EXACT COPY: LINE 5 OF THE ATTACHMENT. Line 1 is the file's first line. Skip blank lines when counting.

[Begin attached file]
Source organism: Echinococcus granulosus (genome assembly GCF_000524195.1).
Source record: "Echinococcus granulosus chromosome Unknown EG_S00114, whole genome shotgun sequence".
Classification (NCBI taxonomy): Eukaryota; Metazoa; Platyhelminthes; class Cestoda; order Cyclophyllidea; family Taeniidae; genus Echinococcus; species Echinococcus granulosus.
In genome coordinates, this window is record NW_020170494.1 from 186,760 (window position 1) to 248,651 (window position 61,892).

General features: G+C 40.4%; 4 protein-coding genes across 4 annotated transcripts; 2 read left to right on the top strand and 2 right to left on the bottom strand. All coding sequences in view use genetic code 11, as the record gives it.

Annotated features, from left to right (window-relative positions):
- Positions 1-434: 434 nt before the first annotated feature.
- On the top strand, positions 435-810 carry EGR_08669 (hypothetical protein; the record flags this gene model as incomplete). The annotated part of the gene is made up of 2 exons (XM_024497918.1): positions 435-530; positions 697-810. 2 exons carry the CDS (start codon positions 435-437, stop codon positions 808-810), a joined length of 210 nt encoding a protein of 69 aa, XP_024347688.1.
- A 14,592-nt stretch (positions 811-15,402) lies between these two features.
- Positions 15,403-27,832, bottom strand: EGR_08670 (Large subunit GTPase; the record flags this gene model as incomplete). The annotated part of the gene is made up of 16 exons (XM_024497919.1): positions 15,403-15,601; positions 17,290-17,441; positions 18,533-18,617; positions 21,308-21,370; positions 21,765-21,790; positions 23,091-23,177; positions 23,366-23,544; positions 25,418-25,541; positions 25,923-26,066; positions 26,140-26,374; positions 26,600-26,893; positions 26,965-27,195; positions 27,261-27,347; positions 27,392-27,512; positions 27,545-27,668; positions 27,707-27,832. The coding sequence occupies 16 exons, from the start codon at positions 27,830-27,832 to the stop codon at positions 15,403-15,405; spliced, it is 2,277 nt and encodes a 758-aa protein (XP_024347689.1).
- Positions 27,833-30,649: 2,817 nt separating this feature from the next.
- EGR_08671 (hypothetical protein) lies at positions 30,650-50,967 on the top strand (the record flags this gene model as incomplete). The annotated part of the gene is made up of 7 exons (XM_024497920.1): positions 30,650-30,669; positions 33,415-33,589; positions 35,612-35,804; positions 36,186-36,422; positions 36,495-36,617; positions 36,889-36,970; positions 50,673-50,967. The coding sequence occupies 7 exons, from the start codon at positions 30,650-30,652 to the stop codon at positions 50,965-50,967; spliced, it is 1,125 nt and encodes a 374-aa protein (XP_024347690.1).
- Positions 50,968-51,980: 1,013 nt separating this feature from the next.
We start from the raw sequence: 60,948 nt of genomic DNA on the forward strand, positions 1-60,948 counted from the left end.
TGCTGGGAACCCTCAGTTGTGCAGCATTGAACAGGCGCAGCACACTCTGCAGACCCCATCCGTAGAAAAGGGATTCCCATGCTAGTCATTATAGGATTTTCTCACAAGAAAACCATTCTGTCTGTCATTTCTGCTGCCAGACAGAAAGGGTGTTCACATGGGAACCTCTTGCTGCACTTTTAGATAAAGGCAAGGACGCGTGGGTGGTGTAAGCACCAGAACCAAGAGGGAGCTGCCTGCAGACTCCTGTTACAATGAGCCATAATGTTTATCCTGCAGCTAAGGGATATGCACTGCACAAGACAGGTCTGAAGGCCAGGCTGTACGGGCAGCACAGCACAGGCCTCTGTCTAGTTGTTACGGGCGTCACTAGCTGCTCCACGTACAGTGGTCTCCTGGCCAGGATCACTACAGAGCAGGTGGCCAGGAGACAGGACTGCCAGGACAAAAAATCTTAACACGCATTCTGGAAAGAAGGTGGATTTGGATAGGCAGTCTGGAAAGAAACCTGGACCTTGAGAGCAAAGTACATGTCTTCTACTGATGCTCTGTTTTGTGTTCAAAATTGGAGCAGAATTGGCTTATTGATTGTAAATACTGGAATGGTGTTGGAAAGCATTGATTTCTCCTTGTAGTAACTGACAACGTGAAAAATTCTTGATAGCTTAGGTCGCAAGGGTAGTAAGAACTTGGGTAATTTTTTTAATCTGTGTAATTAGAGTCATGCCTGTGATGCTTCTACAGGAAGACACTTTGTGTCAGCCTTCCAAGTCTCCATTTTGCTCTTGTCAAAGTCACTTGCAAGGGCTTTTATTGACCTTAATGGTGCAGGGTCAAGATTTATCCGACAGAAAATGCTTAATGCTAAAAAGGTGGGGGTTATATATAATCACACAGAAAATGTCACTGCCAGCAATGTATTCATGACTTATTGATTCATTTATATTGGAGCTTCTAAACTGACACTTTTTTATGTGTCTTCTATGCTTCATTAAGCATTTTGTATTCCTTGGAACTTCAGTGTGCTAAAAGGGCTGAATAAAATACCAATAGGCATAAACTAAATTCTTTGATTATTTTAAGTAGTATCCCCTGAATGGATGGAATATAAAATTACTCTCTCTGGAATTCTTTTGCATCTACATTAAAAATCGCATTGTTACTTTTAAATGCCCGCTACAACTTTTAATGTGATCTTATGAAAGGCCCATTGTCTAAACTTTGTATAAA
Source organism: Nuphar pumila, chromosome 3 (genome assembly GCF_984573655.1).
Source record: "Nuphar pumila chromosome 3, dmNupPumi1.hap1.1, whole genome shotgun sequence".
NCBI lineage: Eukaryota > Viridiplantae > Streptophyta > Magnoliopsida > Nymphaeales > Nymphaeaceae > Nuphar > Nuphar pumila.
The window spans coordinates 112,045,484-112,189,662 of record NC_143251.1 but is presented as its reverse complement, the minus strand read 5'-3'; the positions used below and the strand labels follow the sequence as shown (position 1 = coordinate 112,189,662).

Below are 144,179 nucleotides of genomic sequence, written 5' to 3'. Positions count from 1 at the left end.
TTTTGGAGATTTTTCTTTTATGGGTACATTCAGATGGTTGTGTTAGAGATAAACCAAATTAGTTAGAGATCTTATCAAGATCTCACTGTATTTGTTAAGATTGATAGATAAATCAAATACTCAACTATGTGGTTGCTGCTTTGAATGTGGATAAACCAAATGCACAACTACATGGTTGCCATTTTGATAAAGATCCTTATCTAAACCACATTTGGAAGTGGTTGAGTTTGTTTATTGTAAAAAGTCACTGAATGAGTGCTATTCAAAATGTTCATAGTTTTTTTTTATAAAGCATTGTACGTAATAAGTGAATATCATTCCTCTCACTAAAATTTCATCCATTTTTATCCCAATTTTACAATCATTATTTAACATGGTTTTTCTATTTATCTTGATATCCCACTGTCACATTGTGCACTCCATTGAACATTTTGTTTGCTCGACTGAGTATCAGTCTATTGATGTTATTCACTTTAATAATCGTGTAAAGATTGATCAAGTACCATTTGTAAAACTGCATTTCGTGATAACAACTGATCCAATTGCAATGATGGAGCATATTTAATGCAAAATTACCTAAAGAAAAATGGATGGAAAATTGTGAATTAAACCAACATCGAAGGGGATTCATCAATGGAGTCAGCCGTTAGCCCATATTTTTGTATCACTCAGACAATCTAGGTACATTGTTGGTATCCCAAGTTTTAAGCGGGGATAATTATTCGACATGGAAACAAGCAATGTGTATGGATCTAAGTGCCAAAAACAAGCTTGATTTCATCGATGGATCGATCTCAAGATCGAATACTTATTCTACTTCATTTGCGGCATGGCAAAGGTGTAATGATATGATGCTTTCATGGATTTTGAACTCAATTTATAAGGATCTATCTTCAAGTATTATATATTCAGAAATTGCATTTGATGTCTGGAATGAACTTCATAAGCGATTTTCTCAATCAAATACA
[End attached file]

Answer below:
General features: G+C 40.4%; 4 protein-coding genes across 4 annotated transcripts; 2 read left to right on the top strand and 2 right to left on the bottom strand. All coding sequences in view use genetic code 11, as the record gives it.